What is ‘Federal Employee Retirement System – FERS’
A system that became effective in 1987 and replaced the Civil Service Retirement System (CSRS) as the primary retirement plan for U.S. federal civilian employees. Retirement benefits under FERS are accumulated in three ways: a) through Social Security benefits, b) through a basic benefit plan for which the employee is charged a nominal amount and c) through a Thrift Savings Plan (TSP), which comprises automatic government contributions, voluntary employee contributions and matching government contributions.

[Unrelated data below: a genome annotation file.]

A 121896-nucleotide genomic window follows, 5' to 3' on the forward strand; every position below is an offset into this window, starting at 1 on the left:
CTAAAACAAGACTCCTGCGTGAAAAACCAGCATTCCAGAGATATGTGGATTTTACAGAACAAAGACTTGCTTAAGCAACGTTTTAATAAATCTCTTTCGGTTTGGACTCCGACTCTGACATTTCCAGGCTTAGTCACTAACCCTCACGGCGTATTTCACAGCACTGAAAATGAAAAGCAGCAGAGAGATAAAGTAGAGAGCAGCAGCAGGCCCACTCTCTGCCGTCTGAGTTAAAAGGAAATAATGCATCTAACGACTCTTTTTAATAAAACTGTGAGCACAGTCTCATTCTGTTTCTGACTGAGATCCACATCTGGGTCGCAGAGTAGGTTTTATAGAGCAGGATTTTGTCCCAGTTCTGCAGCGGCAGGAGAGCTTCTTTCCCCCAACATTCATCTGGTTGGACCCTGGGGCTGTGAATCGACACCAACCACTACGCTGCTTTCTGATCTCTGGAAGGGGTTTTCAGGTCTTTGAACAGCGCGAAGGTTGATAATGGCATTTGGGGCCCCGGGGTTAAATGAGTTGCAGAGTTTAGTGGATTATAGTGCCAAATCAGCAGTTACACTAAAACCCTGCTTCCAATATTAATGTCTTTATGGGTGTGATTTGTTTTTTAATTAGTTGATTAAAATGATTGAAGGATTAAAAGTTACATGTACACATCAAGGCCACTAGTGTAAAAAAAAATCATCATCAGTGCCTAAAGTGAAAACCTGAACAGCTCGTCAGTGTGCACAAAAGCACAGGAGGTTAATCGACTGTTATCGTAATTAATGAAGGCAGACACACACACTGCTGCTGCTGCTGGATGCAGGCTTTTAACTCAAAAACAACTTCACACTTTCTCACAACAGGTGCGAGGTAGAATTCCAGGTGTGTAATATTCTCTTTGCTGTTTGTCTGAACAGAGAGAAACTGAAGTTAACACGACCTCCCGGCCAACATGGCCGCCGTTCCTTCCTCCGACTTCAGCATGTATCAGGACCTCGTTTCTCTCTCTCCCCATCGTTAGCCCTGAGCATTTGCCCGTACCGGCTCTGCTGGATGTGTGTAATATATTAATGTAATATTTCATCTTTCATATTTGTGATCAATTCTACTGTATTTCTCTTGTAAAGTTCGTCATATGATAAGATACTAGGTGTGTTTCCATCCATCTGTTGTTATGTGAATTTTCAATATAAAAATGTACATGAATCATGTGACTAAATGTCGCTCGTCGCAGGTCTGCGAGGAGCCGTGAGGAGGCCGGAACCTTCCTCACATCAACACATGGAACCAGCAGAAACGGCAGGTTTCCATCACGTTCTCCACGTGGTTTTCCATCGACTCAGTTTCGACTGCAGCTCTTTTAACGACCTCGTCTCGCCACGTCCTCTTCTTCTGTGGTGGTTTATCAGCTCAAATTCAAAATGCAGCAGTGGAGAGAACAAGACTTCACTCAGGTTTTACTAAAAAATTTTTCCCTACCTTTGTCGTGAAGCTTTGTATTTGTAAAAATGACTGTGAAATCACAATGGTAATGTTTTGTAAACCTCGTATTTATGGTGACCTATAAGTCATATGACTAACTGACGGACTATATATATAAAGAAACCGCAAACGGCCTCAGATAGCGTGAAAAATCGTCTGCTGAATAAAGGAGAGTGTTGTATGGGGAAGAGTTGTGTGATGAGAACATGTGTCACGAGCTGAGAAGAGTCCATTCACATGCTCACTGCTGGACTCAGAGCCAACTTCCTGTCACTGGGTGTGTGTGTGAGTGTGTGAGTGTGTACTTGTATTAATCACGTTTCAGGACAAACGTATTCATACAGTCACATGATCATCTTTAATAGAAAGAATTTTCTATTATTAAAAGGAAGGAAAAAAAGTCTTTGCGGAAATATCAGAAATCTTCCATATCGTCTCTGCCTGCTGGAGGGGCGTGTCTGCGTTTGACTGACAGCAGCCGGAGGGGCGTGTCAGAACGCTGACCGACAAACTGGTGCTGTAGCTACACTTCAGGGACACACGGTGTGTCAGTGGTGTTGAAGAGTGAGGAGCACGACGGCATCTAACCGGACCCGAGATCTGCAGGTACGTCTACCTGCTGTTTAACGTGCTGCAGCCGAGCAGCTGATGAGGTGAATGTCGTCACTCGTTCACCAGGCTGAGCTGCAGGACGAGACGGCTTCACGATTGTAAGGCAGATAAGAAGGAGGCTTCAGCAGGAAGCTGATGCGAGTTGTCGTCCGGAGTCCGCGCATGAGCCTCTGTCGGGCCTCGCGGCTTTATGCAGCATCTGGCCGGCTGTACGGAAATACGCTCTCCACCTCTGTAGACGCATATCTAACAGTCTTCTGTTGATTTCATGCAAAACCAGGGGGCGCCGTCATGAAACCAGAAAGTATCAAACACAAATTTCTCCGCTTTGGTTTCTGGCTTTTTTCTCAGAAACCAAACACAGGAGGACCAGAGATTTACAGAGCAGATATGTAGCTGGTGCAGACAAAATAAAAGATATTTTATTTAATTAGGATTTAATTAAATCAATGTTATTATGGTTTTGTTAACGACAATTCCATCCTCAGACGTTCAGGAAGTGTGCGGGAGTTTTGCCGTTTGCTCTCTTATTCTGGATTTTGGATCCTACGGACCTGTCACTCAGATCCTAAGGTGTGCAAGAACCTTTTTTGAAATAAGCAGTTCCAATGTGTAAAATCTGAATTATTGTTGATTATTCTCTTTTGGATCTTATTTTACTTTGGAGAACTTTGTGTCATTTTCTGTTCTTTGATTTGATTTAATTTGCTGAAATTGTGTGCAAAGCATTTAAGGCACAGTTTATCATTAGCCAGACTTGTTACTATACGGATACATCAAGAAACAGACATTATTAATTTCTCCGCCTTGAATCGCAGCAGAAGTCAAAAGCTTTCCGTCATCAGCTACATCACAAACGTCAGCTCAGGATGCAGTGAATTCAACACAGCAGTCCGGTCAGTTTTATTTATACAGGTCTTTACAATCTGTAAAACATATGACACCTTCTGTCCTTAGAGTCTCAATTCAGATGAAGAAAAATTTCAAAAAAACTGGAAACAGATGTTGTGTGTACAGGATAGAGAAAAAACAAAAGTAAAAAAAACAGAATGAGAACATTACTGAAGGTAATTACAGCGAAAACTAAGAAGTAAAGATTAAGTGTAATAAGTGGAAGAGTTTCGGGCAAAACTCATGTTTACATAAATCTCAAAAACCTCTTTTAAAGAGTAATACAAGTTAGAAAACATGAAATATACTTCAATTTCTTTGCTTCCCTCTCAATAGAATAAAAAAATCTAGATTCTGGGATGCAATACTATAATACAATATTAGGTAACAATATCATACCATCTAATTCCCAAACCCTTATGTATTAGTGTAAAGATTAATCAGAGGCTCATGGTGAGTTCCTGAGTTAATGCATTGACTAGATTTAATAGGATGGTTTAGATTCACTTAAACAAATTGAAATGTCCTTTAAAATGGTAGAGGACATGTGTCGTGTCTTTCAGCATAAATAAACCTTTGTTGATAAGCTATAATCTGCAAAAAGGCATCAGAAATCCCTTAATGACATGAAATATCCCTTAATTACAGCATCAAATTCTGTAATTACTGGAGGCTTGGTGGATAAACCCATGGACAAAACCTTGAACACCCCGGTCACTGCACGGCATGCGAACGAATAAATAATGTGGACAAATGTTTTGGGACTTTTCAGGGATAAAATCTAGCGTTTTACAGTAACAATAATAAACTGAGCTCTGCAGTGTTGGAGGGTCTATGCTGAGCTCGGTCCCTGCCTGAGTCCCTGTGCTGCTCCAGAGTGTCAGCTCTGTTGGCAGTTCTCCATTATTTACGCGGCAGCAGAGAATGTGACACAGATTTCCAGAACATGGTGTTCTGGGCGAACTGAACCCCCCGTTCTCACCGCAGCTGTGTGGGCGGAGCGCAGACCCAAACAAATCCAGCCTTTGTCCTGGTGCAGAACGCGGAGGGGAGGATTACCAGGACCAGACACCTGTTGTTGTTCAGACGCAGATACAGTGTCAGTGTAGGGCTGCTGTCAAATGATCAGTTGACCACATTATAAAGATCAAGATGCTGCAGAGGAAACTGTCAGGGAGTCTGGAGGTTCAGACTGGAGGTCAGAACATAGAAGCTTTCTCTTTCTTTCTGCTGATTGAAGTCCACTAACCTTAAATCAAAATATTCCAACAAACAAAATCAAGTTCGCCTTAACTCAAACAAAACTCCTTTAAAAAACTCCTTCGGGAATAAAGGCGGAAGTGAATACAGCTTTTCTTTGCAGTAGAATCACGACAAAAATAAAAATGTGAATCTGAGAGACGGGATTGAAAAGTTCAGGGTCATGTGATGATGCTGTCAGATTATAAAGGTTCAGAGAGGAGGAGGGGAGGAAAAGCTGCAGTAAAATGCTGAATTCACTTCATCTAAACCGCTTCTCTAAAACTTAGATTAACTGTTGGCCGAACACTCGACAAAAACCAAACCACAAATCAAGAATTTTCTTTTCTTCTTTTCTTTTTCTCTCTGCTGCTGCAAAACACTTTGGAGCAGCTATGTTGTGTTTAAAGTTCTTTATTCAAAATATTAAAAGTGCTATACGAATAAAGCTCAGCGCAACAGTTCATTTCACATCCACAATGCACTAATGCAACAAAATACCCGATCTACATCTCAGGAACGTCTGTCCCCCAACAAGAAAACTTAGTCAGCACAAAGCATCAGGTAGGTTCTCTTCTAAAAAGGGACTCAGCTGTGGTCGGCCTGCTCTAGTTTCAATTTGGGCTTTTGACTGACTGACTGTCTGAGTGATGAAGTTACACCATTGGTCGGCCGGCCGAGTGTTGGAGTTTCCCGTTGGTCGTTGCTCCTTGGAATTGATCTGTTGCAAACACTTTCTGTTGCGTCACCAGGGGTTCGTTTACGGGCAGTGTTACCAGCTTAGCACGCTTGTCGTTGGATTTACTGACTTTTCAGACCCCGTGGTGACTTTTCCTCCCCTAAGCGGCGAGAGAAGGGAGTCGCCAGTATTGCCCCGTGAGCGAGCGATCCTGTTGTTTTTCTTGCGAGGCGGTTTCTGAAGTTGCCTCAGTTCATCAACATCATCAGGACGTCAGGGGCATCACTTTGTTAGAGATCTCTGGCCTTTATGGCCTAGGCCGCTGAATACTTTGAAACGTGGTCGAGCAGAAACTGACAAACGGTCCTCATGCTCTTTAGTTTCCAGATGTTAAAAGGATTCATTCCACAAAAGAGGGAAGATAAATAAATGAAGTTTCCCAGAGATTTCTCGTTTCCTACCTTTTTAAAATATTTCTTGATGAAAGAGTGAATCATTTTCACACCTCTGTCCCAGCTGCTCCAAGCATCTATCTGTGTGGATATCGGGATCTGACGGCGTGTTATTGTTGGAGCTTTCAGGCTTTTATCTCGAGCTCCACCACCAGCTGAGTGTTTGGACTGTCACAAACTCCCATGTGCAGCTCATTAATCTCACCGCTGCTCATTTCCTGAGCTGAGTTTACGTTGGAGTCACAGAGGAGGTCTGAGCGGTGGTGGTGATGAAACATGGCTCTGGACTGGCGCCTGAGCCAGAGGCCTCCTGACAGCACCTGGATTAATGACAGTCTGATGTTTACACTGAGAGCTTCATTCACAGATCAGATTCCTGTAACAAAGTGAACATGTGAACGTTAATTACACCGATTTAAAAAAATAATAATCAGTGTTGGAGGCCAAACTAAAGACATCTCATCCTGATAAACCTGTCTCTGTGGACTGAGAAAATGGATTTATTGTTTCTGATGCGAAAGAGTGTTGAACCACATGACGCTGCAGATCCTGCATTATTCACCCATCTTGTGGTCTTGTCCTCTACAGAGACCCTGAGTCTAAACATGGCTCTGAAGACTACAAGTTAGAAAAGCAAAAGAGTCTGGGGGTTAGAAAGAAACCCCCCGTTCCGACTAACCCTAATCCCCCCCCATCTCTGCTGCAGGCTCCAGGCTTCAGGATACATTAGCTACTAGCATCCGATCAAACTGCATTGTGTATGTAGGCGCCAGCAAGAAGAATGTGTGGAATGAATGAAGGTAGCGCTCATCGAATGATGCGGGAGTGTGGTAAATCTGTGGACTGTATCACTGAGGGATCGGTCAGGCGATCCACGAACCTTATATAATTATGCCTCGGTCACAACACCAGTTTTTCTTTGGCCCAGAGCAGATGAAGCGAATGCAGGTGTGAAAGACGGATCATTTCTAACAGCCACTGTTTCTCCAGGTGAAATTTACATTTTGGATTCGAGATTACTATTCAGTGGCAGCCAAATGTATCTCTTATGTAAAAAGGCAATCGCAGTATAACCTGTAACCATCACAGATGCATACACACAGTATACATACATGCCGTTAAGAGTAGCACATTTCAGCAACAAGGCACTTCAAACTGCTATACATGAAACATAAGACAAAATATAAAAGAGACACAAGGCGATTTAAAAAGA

Explaining ‘Federal Employee Retirement System – FERS’
Retirement benefits under FERS are structured as annuities. Eligibility and payment amounts are based on age, years of service and contributions to the plan. Although less generous than CSRS was, FERS is more generous than many corporate plans.
Federal employees hired after 1983 are automatically covered by FERS, rather than CSRS.
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- Federal Employees' Retirement System: Benefits and Financing – digitalcommons.ilr.cornell.edu [PDF]
- Pension education: Does it work? Does it matter? – search.proquest.com [PDF]
- An examination of the Federal Employee Retirement System (FERS) survivor annuity benefit. – search.ebscohost.com [PDF]
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- Does pension plan structure affect turnover patterns? – academic.oup.com [PDF]